Mary Warfield '17
Mary Warfield ‘17 was the daughter of President Ethelbert Warfield. She graduated from the Woman’s Medical College in 1922 and was the college physician and anatomy professor at Converse College until 1930. She spent summers vacationing in the remote mountainous Blowing Rock region of North Carolina and began helping the local mountain residents with medical issues. She wrote to Wilson College in 1931, “Blowing Rock in summer is very gay with its big hotels, beautiful country estates and cottages full of city people seeking the mountain top, four thousand feet above the sea. In winter all are closed. About five hundred people have had no doctor in winter. A man asked me if I would go to see a sick girl who lived in a cabin ‘a little more’n a mile beyond where a car could go’. After miles on a bumpy road, there was a cabin. A woman there said, ‘Ain’t ther nobody to show yer? I’d be afeard to go down in thar myself, hits all woods’. So she went to the next cabin to ‘git thar boy to go a piece.’ We went three miles down and down in a deep cove. Inside the cabin – one room, no light save from the door and fireplace and one tiny window with all but one of the panes of glass broken and holes well stuffed with rags. In one corner was a frame with sacking stretched over it, some dirty quilts and dirty pillows. On it was huddled a 16 year old girl fully dressed, with no vestige of color in her face. Tuberculosis. Too late! A month or more ago we might have helped, but not now. What chance had she? No care, no bathing, no quiet, no air, no diet. The family consisted of a hard-faced father, a gaunt woman, five girls and three boys – all living in that one room. I did what I could.”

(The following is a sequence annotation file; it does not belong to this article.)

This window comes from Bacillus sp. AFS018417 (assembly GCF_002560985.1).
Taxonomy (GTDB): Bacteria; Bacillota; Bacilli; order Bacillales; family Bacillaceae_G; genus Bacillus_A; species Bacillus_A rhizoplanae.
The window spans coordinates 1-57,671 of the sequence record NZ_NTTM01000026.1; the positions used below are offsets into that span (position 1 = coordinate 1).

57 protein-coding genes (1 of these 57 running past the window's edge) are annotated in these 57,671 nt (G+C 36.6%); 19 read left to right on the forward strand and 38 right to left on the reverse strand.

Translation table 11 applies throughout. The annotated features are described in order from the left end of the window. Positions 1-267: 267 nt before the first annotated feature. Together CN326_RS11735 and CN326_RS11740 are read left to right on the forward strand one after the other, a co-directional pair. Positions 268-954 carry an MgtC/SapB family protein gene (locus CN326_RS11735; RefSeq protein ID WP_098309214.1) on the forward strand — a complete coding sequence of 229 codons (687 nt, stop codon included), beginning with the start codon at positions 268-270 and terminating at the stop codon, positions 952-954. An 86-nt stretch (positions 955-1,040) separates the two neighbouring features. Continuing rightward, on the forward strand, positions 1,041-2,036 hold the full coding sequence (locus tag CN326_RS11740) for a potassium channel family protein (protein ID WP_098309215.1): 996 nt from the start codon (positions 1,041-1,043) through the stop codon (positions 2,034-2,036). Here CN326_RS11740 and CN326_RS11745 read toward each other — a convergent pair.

Mary established a clinic which she ran until 1947 when she turned it over to a younger doctor. Mary Warfield died after a brief illness in 1953.